Remember the hookah-smoking, puzzle-talking caterpillar from Alice’s Adventures in Wonderland? It turns out that that animated butterfly lava wasn’t the only insect that enjoys a few puffs now and then – but the hornworm caterpillar doesn’t do it for kicks. It emits little puffs of tobacco to ward off its natural predator, the wolf spider.
The caterpillar eats the leaves of the tobacco plant, a practice that would kill a human (and probably most other insects). It’s a fortunate choice of diet since the bug has a gene that allows it to eat the plant without dying. In fact, the tobacco provides an interesting defense against spiders. [WARNING: the video below contains some arachnid-on-insect violence.)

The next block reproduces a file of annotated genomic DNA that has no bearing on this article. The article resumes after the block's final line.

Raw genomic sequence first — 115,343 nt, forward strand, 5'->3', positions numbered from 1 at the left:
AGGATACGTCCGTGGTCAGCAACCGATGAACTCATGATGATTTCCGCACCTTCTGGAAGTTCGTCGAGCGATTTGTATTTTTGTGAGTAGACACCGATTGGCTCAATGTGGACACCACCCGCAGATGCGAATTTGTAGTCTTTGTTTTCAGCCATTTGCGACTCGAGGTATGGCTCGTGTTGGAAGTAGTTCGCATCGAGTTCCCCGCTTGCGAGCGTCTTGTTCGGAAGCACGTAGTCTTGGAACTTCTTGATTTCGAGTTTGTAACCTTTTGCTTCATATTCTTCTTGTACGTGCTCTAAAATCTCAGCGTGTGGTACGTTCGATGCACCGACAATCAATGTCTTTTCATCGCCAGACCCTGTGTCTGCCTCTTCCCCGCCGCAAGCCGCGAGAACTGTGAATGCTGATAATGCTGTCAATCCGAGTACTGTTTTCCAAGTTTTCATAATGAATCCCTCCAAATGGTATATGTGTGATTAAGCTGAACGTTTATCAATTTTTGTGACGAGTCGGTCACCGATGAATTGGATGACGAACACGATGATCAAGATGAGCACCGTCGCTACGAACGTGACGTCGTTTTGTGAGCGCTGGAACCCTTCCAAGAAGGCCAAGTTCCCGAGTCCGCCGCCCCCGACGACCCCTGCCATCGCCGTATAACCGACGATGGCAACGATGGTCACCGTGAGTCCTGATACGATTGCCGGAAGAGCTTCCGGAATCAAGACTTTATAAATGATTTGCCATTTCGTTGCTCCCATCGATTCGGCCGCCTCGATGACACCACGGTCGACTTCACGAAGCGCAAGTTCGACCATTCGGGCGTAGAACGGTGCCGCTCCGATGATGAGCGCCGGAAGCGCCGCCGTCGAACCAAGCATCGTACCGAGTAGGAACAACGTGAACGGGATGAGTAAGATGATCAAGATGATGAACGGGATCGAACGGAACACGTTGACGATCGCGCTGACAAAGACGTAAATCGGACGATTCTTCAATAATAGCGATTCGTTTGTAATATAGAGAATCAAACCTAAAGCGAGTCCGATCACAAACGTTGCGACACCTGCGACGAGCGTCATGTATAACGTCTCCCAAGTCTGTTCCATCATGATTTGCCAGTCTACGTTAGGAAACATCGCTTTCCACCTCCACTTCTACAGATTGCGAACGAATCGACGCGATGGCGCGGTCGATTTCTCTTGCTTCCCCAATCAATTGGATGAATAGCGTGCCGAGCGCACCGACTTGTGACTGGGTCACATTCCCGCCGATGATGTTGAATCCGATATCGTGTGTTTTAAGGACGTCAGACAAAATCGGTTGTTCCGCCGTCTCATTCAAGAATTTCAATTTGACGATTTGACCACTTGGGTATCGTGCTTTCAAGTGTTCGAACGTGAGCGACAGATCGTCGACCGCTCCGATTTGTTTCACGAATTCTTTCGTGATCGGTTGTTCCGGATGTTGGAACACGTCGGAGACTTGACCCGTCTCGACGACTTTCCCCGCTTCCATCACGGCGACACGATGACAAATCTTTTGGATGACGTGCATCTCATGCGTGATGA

When confronted with a wolf spider, the hornworm caterpillars emit a foul-smelling puff of tobacco through tiny holes in their sides. The terrible smell is a warning to predators – a tactic that researchers are calling “defensive halitosis.” The discovery is significant because after researchers isolated the gene responsible for this interesting trick, they were able to develop a strain of tobacco that cancelled out the gene’s function.
After the caterpillars ate the genetically altered tobacco, they were unable to produce the little puffs of bad breath that scared the wolf spiders away. Researchers believe that they can use this knowledge to produce crops that will address specific human nutritional or health needs by canceling out certain genes in our own bodies.